BUSINESS

THEY EARN WHAT?!?

Top bankers—already among Canada’s best paid—are getting richer

COLIN CAMPBELL June 11 2007
BUSINESS

THEY EARN WHAT?!?

Top bankers—already among Canada’s best paid—are getting richer

COLIN CAMPBELL June 11 2007

THEY EARN WHAT?!?

BUSINESS

Top bankers—already among Canada’s best paid—are getting richer

COLIN CAMPBELL

William Downe’s first few months on the job as the CEO of the Bank of Montreal have hardly been gentle ones. Sure, he’s top dog at one of the country’s most routinely profitable companies, but Downe is now in the unenviable position of explaining how the bank lost $680 million on questionable natural gas trades in the United States. He may also soon find himself answering why his predecessor and former boss, Tony Comper (Canada’s third-highestpaid banker last year), was able to walk away before the situation came to light with a retirement package worth $105 million.

At least Downe has a gigantic pay package to ease the pain. Though his details won’t be known until BMO’s next proxy circular, Canada’s top bankers are among the best-paid executives in the country, and getting richer. After a decline in 2005, pay for top bank executives was on the rise again last year, fuelled by whopping stock options and bonuses that have CEOs making far beyond the pay of those just one rung down the corporate ladder. As surely as banks turn big profits (as BMO did in its second quarter), their top executives, despite any management blunders (like CIBC’s bet on Enron, or the Royal Bank of Canada’s

troubles in the U.S. mortgage business), will always be handsomely rewarded.

No banker in Canada is paid better than the Royal’s Gordon Nixon, who took home $12,842,922 in total compensation last year, according to the bank’s management proxy. As with other bank heads, Nixon’s base pay was relatively small, at $1.4 million. The bulk of his earnings came as incentives, including a headturning $5-million bonus (a 92 per cent increase from the year before), and perks, like $77,963

for car leases. Nixon was the only banker whose pay jumped significantly in both of the past two years (25 per cent last year alone).

Nixon was closely followed by TorontoDominion Bank’s Ed Clark, who made $11,997,088 in 2006 (a decline from his 2004 pay, but a slight increase from 2005). BMO’s Tony Comper made $9,620,171, and the Bank of Nova Scotia’s Richard Waugh $9,453,000. At the bottom of the list is CIBC’s Gerald McCaughey, who earned $5,968,667 in 2005 (the most recent data available). This was a dramatic shift from his predecessor, John Hunkin, who left the bank in 2005 as not only the fourth-highest-paid executive in the country, but with a retirement package worth $52 million at a time the bank was reporting heavy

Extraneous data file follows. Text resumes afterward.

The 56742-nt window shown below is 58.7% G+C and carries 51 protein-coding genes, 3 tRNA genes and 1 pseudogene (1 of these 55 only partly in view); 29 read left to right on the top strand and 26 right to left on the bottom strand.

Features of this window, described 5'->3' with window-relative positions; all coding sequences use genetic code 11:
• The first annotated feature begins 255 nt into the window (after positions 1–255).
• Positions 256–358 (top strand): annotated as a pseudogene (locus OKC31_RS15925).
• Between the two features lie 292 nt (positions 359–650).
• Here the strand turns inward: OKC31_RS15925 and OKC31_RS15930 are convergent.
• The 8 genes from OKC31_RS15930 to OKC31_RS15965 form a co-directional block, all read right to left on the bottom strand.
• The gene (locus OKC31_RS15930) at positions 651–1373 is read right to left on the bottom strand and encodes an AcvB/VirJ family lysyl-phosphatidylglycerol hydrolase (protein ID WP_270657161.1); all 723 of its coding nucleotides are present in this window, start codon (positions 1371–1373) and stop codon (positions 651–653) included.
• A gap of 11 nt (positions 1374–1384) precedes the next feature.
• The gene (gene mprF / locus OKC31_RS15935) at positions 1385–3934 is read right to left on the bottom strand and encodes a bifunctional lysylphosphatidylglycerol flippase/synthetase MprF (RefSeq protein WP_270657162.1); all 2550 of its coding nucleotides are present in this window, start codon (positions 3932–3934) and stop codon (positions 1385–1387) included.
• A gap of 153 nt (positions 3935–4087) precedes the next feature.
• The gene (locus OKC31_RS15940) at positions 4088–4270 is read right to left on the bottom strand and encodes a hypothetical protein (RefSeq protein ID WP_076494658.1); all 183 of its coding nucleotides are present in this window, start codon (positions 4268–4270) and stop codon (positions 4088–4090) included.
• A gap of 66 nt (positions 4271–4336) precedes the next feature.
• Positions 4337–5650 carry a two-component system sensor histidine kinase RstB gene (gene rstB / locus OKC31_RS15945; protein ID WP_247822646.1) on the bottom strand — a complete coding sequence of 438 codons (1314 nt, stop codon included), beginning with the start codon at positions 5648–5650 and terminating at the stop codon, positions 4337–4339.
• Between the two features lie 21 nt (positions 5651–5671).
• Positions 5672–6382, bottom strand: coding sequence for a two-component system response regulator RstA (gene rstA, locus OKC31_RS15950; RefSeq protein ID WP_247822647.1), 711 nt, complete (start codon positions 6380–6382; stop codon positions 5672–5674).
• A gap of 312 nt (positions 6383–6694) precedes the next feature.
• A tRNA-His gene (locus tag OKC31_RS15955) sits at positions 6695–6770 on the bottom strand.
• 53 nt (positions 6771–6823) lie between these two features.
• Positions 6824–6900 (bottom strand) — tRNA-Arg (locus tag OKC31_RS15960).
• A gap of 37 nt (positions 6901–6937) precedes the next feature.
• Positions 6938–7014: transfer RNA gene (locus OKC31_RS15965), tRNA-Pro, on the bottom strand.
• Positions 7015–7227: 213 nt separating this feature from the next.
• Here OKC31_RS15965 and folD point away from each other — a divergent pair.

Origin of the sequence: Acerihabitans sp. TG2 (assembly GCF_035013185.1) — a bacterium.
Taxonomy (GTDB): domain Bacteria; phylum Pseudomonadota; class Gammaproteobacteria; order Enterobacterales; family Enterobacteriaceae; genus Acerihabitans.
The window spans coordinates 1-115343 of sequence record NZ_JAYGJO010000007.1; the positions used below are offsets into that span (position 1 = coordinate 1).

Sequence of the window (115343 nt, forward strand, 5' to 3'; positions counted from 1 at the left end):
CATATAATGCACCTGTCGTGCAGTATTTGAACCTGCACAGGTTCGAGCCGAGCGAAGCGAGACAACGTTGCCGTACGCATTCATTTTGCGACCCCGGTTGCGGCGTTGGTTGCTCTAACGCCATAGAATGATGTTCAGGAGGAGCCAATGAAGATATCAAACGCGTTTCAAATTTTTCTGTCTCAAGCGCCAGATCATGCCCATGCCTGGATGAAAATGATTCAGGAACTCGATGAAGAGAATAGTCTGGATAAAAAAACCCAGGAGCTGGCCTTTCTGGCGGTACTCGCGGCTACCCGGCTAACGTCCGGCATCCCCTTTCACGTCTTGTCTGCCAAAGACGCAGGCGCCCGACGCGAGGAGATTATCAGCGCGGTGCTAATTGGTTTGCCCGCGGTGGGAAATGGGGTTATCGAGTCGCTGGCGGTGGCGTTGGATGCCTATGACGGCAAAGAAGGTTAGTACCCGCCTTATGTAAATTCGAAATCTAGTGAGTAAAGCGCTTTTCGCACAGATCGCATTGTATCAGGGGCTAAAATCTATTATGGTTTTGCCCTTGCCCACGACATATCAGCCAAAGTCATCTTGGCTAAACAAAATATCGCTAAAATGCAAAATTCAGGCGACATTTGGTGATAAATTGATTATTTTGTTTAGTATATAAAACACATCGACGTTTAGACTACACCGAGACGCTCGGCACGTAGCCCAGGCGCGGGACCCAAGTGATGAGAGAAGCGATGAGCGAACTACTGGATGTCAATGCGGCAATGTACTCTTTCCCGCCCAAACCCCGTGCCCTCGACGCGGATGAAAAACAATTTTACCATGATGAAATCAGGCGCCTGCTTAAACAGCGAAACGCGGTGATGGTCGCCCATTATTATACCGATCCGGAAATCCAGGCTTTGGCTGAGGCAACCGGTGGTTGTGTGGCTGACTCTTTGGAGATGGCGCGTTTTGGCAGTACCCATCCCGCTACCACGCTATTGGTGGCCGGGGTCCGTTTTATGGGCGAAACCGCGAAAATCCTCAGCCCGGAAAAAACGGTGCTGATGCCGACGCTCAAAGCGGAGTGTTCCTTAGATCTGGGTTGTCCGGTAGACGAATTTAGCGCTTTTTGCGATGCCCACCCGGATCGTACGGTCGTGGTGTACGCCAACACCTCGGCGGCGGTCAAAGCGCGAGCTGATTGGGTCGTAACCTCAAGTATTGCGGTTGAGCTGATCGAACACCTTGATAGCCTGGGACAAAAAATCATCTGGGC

losses stemming from its Enron dealings.

Banks say executive pay levels are carefully based on company performance. Indeed, the Royal has seen healthy profits under Nixon. In response to shareholder concerns, banks have also been disclosing more about how pay is determined. But shareholder activists say the pay packages are still too generous. “These people are just managers. They didn’t mortgage their houses to start the bank. They just rolled up through a bureaucracy,” says Robert Verdun, a shareholder activist and ardent critic of the bank’s compensation practices. (Ed Clark, who joined TD in 2000, is an exception, adds Verdun.) There is also no clear connection between pay and performance, says shareholder activist Stephen Jarislowsky. “I can assure you that a fat cat doesn’t work as hard as a lean one,” he says.

Concerns about executive largesse have not reached the levels seen in the United States, where in one case former Home Depot CEO Robert Nardelli was given a US$210million severance package. Even among bank shareholders, criticism has been muted and isn’t likely to grow, says Debra Sisti, director of research for Institutional Shareholder Services Canada. Canada’s banks are insulated from shareholder revolt thanks to their ongoing profitability, adds Sisti. Most investors just assume that the highly profitable banks will always pay executives hefty salaries. “People are so used to thinking that these guys are glorified baseball players,” says Jarislowsky.

‘I CAN ASSURE YOU THAT A FAT CAT DOESN’T WORK AS HARD AS A LEAN ONE/ SAYS ONE CRITIC

Where there is a growing concern is with executive pension plans, which like stock options and bonuses are becoming a big part of pay packages. When the Royal’s Nixon retires, he’ll be paid about $1.5 million a year (and $12.8 million in severance should he be forced from the job). These plans leave investors with huge liabilities—for Clark’s pension at TD, for example, it’s over $27 million. Top executives’ pay seems especially hard to justify when compared to other executives at the company, including likely successors. Nixon was paid about $8 million more than chief operating officer Barbara Stymiest, who made $4-9 million last year, and $10 million more than the bank’s chief financial officer, Janice Fukakusa, who made $2.7 million. BMO’s Comper made $3.5 million more than former COO (and now CEO) Downe, who made $6.1 million last year.

Banks note that they gauge compensation in part on what other bankers in Canada and the U.S. get paid—a reasonablesounding approach, maybe, but also one guaranteeing that when one executive’s pay begins to rise, as Nixon’s has, the others will surely follow. M